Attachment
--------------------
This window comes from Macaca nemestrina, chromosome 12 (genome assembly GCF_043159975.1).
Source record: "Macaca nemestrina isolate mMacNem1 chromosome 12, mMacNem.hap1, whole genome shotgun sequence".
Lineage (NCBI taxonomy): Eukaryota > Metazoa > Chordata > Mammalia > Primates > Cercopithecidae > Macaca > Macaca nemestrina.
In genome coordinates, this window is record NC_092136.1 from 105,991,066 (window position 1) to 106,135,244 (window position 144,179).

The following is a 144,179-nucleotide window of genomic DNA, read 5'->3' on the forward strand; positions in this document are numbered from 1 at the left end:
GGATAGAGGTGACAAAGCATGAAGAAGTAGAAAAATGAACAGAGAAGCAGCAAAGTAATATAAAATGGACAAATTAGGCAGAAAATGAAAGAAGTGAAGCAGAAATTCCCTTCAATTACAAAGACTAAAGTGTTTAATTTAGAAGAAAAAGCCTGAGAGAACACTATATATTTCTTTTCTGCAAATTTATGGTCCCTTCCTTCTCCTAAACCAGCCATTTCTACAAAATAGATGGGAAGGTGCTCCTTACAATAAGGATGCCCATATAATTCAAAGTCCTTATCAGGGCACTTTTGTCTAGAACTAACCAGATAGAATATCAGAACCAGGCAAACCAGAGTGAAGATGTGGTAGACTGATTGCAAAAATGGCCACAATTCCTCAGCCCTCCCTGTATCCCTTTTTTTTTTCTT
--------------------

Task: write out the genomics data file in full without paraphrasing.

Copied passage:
This window comes from Macaca nemestrina, chromosome 12 (genome assembly GCF_043159975.1).
Source record: "Macaca nemestrina isolate mMacNem1 chromosome 12, mMacNem.hap1, whole genome shotgun sequence".
Lineage (NCBI taxonomy): Eukaryota > Metazoa > Chordata > Mammalia > Primates > Cercopithecidae > Macaca > Macaca nemestrina.
In genome coordinates, this window is record NC_092136.1 from 105,991,066 (window position 1) to 106,135,244 (window position 144,179).

The following is a 144,179-nucleotide window of genomic DNA, read 5'->3' on the forward strand; positions in this document are numbered from 1 at the left end:
GGATAGAGGTGACAAAGCATGAAGAAGTAGAAAAATGAACAGAGAAGCAGCAAAGTAATATAAAATGGACAAATTAGGCAGAAAATGAAAGAAGTGAAGCAGAAATTCCCTTCAATTACAAAGACTAAAGTGTTTAATTTAGAAGAAAAAGCCTGAGAGAACACTATATATTTCTTTTCTGCAAATTTATGGTCCCTTCCTTCTCCTAAACCAGCCATTTCTACAAAATAGATGGGAAGGTGCTCCTTACAATAAGGATGCCCATATAATTCAAAGTCCTTATCAGGGCACTTTTGTCTAGAACTAACCAGATAGAATATCAGAACCAGGCAAACCAGAGTGAAGATGTGGTAGACTGATTGCAAAAATGGCCACAATTCCTCAGCCCTCCCTGTATCCCTTTTTTTTTTCTT